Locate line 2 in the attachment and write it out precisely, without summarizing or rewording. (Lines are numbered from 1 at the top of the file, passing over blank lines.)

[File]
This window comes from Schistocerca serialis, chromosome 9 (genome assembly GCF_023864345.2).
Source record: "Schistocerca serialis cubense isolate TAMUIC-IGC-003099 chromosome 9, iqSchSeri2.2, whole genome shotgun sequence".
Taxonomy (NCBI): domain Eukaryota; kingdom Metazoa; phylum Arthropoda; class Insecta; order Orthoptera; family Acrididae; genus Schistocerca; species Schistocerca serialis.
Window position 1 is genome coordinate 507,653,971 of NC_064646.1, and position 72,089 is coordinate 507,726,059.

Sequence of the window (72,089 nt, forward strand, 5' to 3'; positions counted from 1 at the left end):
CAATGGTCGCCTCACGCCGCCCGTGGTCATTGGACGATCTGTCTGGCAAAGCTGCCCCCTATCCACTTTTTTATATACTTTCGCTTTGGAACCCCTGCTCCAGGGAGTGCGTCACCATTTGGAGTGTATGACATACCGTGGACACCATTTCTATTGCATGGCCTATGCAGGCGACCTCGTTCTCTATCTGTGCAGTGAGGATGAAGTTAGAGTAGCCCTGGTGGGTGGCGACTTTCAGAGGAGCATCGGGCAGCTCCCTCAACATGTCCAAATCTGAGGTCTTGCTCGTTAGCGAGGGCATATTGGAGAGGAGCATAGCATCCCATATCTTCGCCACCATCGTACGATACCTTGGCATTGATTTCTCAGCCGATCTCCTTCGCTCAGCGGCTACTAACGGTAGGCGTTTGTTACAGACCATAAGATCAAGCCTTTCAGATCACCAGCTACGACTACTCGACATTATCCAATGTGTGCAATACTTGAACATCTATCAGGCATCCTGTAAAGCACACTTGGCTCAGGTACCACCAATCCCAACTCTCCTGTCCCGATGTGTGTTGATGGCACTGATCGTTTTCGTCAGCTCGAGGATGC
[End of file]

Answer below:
Source record: "Schistocerca serialis cubense isolate TAMUIC-IGC-003099 chromosome 9, iqSchSeri2.2, whole genome shotgun sequence".